Paragon Shoe Collection




The Paragon Shoe Collection comprises 88 objects, largely shoes, as well as advertising and point-of-sale material. The collection dates from circa 1916 to circa 1993. The shoes were largely made by Paragon, but some were purchased from other manufacturers (including some overseas) to guide new Paragon designs. The collection was donated by Diana Gaze; additional shoes have been donated by Linda Bennett.

Paragon Shoes Pty Ltd was one of the most significant 20th century Australian shoe retailers, and at one time was the largest manufacturer of high quality of women's shoes in Australia. Its factory was located in Melbourne, and its shoes were sold throughout Australia and New Zealand. The name Paragon was originally used by H. Walters Pty Ltd. Prussian immigrant Henry Walters founded a boot manufactory in Regents Street, Richmond, in 1883. Walters applied for the 'Paragon' trade mark on 7 August 1905, stating that 'The word paragon has reference to the character or quality of the goods - meaning a model or example of excellence'. The Paragon name and factory was bought by the donor's father-in-law, Alexander Ambrose Davison (Alec), in 1930, following Henry Walters' death. Alec Davison, born in 1886, had begun his working life at shoe manufacturer Robert Hurst & Co in North Fitzroy, and later worked his way up the shoe manufacturing industry. His first company was The House of Stanley, formed in Fitzroy in 1920. The business went from strength to strength after the purchase of Paragon, and by 1937 employed 260 people. Paragon shoes were retailed through a range of outlets, including Buckley & Nunn in Melbourne and Mabs McQuirk in Sydney. Alec went into partnership with retailer Miladys and opened dedicated Paragon shoe shops, including a large shop at the corner of Elizabeth and Collins Streets. Like other footwear and clothing manufacturers, Paragon looked to international fashion trends to develop new designs. Australian seasons were considered to follow those of overseas. Shoe samples were ordered or collected from Europe and the United States, and visiting company representatives took surreptitious photographs of shoe shop windows, recording new styles. Photographs were cut from magazines and newspapers, and pasted into sketchbooks to formulate new designs. Alec's son Lex joined the business at the age of 19, and continued the business after his father's death in 1945. Lex Davison was also a racing car driver, and died tragically in a car race at Sandown Park in 1965. The business continued, with Lex's wife (the donor, Diana) and later his son playing a significant role in its operation. As fashions changed and new market sectors were pursued, Paragon created new labels for its products. Pierre Fontaine was established in the early 1960s as a cheaper shoe; Parisienne was aimed at the younger buyer; and Belle Chaussure was aimed at a sophisticated buyer. In the 1980s Paragon expanded its range to include bags and accessories. After reaching the height of its business in the late 1980s, with 100,000 pairs of shoes produced per year, Paragon closed in the early 1990s. Many pairs of shoes from the business were sold at the Camberwell Market. The shoes acquired by Museum Victoria were largely made by Paragon, but some were purchased from other manufacturers (including some overseas) to guide new Paragon designs. The donor wore some of the shoes herself; others are unworn. Some were given to her for her shoe collection. References: Diana Gaze (previously Davison), pers. comm. with D. Tout-Smith, 2005 & 2009.G. Howard, 2004. Lex Davison: Larger than Life. Turton & Armstrong, Sydney.The Australian Leather Journal, Boot and Shoe Recorder, 15 Oct 1923, p.580; 16 July 1923, p.231; 15 May 1929, pp. 20-22; 15 April 1930, p.1047; 15 December 1930, p.626; 15 February 1933, p.882; 16 October 1933, p.561; 15 March 1934, p. 1067 ; 1112; 15 November 1934, p. 219 & p.1112. The Argus Women's Magazine, 4 April 1950, pp. 8-9. The Sun, 17 April 1975, p.46.Margaret Leydon (great-granddaughter of Henry Walters), pers. comm. with D. Tout-Smith, 9/1/2010.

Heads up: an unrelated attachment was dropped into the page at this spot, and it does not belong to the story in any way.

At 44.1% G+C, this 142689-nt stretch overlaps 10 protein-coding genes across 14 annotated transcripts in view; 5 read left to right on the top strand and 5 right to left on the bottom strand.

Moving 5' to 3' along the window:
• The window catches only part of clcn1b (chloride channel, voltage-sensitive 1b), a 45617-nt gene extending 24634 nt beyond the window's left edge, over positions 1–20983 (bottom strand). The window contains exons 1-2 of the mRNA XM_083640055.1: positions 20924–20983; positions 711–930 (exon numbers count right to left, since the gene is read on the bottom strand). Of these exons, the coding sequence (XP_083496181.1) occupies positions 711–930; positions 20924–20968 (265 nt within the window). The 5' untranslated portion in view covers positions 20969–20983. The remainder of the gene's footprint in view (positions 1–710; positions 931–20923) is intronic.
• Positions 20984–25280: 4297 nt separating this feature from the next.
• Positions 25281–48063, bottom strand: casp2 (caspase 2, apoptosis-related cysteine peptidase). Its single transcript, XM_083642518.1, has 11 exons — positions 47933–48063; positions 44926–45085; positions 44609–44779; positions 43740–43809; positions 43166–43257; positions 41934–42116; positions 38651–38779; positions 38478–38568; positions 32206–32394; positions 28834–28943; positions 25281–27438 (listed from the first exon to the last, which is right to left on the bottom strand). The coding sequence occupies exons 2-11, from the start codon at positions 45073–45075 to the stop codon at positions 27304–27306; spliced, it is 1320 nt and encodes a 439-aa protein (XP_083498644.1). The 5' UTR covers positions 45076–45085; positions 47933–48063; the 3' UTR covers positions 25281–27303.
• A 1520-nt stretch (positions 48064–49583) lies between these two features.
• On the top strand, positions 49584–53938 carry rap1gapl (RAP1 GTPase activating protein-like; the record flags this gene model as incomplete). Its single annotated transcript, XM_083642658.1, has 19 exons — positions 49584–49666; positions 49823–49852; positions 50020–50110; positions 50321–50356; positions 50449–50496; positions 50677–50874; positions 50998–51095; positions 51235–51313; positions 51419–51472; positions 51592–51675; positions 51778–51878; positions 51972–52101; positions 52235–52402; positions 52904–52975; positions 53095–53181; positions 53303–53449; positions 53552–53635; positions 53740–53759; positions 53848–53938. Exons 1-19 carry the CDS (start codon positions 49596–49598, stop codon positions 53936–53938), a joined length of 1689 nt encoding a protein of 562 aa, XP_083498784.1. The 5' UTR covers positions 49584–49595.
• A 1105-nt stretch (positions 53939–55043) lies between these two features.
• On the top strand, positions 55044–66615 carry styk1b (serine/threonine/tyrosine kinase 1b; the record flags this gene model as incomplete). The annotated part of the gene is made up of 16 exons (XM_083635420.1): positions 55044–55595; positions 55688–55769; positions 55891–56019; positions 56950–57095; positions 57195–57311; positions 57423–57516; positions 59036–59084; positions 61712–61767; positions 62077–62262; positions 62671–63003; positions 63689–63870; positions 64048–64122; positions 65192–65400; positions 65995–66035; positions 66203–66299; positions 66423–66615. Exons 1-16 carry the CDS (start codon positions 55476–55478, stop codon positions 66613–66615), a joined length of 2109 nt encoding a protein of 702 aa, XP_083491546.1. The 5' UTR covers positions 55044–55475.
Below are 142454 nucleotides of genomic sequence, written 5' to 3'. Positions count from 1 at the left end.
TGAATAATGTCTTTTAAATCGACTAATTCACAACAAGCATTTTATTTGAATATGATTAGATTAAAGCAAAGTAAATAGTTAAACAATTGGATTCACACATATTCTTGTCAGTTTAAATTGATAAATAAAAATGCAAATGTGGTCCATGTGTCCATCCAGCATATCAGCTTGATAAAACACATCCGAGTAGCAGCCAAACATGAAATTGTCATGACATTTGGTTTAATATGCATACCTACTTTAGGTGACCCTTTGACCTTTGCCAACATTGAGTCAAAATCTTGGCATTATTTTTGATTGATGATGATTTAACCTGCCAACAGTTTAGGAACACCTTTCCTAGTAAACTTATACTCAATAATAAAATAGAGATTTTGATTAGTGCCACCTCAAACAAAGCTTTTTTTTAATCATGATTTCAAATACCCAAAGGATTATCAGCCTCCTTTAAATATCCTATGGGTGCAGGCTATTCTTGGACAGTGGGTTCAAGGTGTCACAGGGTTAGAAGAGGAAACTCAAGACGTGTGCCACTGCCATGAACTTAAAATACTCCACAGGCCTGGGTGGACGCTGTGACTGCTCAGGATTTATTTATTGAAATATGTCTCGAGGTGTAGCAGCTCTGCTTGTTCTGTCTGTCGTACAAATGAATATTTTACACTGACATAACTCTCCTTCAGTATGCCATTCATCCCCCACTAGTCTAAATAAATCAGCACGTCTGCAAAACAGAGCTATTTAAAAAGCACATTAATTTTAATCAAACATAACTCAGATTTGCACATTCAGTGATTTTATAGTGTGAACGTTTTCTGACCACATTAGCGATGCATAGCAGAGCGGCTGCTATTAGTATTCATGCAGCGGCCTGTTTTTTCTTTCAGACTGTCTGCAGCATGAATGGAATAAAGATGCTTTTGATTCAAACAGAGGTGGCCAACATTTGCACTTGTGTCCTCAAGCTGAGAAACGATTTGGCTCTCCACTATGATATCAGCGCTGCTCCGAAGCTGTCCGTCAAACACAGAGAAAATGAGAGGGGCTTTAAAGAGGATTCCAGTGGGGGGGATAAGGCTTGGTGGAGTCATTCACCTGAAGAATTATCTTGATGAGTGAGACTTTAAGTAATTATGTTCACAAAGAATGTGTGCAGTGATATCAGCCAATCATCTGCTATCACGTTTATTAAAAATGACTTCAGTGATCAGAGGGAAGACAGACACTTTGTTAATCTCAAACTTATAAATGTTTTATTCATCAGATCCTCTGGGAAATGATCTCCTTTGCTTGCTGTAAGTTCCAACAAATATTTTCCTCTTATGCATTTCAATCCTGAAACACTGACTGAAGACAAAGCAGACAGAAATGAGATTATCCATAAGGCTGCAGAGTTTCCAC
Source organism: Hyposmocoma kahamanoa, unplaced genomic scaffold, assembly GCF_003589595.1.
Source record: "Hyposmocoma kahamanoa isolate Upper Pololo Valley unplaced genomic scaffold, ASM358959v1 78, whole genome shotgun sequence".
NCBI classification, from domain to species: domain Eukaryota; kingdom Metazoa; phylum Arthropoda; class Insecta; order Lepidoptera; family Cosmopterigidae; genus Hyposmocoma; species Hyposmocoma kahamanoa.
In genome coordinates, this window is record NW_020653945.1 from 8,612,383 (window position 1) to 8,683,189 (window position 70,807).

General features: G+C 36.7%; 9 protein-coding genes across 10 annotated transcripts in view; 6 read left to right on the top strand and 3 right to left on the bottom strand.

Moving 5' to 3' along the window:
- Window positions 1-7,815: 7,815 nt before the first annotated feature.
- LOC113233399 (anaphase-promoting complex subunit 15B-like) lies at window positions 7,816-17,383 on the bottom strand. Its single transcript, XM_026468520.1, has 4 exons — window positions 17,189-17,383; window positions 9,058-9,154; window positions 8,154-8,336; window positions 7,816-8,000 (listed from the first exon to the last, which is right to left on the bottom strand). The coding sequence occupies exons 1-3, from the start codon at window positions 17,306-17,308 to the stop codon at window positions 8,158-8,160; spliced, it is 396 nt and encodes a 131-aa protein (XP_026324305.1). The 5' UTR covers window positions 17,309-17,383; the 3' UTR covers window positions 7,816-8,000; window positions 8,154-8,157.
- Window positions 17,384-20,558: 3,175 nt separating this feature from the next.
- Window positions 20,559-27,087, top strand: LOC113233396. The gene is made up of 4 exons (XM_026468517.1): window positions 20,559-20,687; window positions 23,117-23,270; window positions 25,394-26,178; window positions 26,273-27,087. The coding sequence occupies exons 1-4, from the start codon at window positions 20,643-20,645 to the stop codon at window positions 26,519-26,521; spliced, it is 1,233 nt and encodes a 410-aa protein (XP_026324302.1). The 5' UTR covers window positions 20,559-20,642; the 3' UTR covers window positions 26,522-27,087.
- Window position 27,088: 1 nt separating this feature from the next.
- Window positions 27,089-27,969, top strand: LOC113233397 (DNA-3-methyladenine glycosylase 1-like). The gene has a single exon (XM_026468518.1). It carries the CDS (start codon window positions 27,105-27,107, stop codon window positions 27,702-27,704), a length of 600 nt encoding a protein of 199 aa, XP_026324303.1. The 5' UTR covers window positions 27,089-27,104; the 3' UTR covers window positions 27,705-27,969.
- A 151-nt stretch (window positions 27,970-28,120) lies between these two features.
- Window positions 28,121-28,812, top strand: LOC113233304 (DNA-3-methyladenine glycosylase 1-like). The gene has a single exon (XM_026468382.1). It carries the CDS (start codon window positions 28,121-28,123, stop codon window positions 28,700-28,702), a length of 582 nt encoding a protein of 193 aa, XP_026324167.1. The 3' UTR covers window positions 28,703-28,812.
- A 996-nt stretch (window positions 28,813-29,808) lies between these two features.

Please direct access requests via Museum Victoria's Discovery Centre


1916-1993; Advertising; Australian Design; Australian Manufacturing Industry; Fashion; Fashion design; Footwear accessories; Footwear Industry; Leather Products; Manufacturing; Manufacturing Works; Retailing; Shoes; Women's Footwear

Coverage Spatial

Europe; Victoria, Australia; New South Wales, Australia; United States

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